Last spring, I sold my car from high school and bought a new Honda motorcycle. What can I say? It’s fast, it’s sleek, and it gets great gas mileage (and I’m never on it without my helmet!). I’m already a little familiar with the short-term and routine maintenance I have to do to keep it in good shape. What do I do for the next few months and years, though? I like this bike and I plan on keeping it for a long time. How can I make sure I still have it for years to come?
Owning a motorcycle is a little like owning a horse. For the first few months, it needs to be broken in. Don’t run it too fast. Don’t make hard stops or aggressive starts. And don’t take it on overly difficult rides. After those first few months, a properly broken in motorcycle will behave better and perform better. It will also need less maintenance than one that was not properly broken in.
Also like a horse, though, even a properly broken in motorcycle will need lots of care and attention. For a horse, this means if you don’t take of it, it might become aggressive and difficult to ride. For a motorcycle, it means the same thing.
For these reasons, it is important to get into the habit of regular motorcycle maintenance. It sounds like you are already doing some maintenance on your own. That’s great. A brand-new bike won’t need as much care as one that’s a few years old. Once you have ridden it for a while, simple monthly and yearly tasks such as inflating your tires, cleaning your air filter, and oiling your sprockets and chain can add years of life to your bike.
What do you do after the first few months, and the first few thousands of miles? The oil should be changed every six months or every 3,000 miles. Oil is your bike’s lifeblood. The more frequently you change the oil, the better the bike will run. Most sites also suggest checking your wheel bearings at least once a year, because the wheel bearings are among the parts that can be the most catastrophic if they fail.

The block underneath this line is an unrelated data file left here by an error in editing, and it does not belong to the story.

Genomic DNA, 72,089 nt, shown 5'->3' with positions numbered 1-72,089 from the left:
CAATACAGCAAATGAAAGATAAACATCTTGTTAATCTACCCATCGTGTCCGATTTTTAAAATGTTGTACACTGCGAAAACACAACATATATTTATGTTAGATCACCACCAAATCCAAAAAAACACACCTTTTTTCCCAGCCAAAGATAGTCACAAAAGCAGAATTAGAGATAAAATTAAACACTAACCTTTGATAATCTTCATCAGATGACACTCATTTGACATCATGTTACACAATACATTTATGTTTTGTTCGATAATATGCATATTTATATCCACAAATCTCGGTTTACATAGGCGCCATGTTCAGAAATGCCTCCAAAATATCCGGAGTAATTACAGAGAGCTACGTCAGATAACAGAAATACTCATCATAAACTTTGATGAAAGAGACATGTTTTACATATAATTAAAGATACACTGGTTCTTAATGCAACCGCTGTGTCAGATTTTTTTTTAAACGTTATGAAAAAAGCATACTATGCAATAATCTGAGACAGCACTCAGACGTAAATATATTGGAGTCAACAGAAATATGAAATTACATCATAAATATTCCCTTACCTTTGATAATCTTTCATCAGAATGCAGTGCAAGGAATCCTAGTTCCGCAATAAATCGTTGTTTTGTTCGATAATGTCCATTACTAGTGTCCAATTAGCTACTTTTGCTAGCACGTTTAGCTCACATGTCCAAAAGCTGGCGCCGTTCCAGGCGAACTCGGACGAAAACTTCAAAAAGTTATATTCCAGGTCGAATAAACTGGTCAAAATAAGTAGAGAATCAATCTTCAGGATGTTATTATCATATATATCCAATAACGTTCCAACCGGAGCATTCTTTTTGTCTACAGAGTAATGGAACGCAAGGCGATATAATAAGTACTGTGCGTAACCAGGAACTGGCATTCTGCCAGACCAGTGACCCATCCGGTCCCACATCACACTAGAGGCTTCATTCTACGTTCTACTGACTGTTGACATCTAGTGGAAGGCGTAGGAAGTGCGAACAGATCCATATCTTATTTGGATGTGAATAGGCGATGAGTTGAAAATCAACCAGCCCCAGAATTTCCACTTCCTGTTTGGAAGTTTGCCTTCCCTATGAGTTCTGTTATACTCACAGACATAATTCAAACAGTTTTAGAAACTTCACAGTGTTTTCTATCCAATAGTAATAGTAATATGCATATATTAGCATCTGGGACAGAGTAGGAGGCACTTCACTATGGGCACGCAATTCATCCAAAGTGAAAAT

Finally, and this is important, every motorcycle needs valve adjustments. Motorcycles take air into the engine, and expel exhaust fumes. Because they get so hot, the valves this air travels through expand when the motorcycle runs, which causes them to become loose when they cool down. To keep your motorcycle running well, you need to reposition and tighten them. Each motorcycle will have a different schedule of valve adjustment intervals, and your owners manual should give you the intervals at which you should check your valves (most motorcycles need valve adjustments every 4,000 and 12,000 miles).
You never know what might happen on the road. You can do everything right but end up tipping your bike over in your garage by accident, and crack a handle bar. If you can find an affordable source for Honda motorcycle parts, we suggest bookmarking them. That way, in the event of a sudden mishap, the part you need is just a click away.
We also recommend getting a repair manual, or aftermarket manual. Different from an owners manual, these thick books are great for laymen and gearheads alike. They provide a complete strip-down of a bike, which shows how every single nut and bolt fits together to create your cycle. Repair manuals can help with long-term, intensive fixes, as well as customization.
Knowing your machine inside and out is key to keeping your bike in shape. If you follow these repairs, and are diligent in your care, you will be riding your trusty metal steed into the sunset for a long, long time.